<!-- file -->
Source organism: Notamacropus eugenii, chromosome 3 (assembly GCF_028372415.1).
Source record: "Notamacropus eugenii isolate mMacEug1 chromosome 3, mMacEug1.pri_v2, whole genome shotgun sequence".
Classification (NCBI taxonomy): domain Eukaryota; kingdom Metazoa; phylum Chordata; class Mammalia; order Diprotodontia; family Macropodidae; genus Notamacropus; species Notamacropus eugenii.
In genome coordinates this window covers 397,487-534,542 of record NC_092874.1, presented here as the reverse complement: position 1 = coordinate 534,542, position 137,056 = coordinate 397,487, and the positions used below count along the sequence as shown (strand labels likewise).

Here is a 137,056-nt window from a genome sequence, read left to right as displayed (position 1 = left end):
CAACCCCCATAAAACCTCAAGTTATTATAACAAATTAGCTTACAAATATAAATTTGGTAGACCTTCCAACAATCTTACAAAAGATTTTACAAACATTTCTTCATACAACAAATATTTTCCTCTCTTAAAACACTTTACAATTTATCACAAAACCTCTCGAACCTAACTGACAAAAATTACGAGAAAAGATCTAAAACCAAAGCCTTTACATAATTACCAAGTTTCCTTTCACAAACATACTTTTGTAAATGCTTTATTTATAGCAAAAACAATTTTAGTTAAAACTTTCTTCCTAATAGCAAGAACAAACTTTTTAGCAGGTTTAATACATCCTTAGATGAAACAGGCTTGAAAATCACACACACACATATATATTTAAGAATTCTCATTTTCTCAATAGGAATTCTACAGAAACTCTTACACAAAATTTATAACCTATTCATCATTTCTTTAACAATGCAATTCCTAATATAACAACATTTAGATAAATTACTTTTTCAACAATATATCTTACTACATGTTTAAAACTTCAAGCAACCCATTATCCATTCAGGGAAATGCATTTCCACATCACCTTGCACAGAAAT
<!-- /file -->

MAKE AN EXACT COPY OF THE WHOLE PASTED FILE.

Source organism: Notamacropus eugenii, chromosome 3 (assembly GCF_028372415.1).
Source record: "Notamacropus eugenii isolate mMacEug1 chromosome 3, mMacEug1.pri_v2, whole genome shotgun sequence".
Classification (NCBI taxonomy): domain Eukaryota; kingdom Metazoa; phylum Chordata; class Mammalia; order Diprotodontia; family Macropodidae; genus Notamacropus; species Notamacropus eugenii.
In genome coordinates this window covers 397,487-534,542 of record NC_092874.1, presented here as the reverse complement: position 1 = coordinate 534,542, position 137,056 = coordinate 397,487, and the positions used below count along the sequence as shown (strand labels likewise).

Here is a 137,056-nt window from a genome sequence, read left to right as displayed (position 1 = left end):
CAACCCCCATAAAACCTCAAGTTATTATAACAAATTAGCTTACAAATATAAATTTGGTAGACCTTCCAACAATCTTACAAAAGATTTTACAAACATTTCTTCATACAACAAATATTTTCCTCTCTTAAAACACTTTACAATTTATCACAAAACCTCTCGAACCTAACTGACAAAAATTACGAGAAAAGATCTAAAACCAAAGCCTTTACATAATTACCAAGTTTCCTTTCACAAACATACTTTTGTAAATGCTTTATTTATAGCAAAAACAATTTTAGTTAAAACTTTCTTCCTAATAGCAAGAACAAACTTTTTAGCAGGTTTAATACATCCTTAGATGAAACAGGCTTGAAAATCACACACACACATATATATTTAAGAATTCTCATTTTCTCAATAGGAATTCTACAGAAACTCTTACACAAAATTTATAACCTATTCATCATTTCTTTAACAATGCAATTCCTAATATAACAACATTTAGATAAATTACTTTTTCAACAATATATCTTACTACATGTTTAAAACTTCAAGCAACCCATTATCCATTCAGGGAAATGCATTTCCACATCACCTTGCACAGAAAT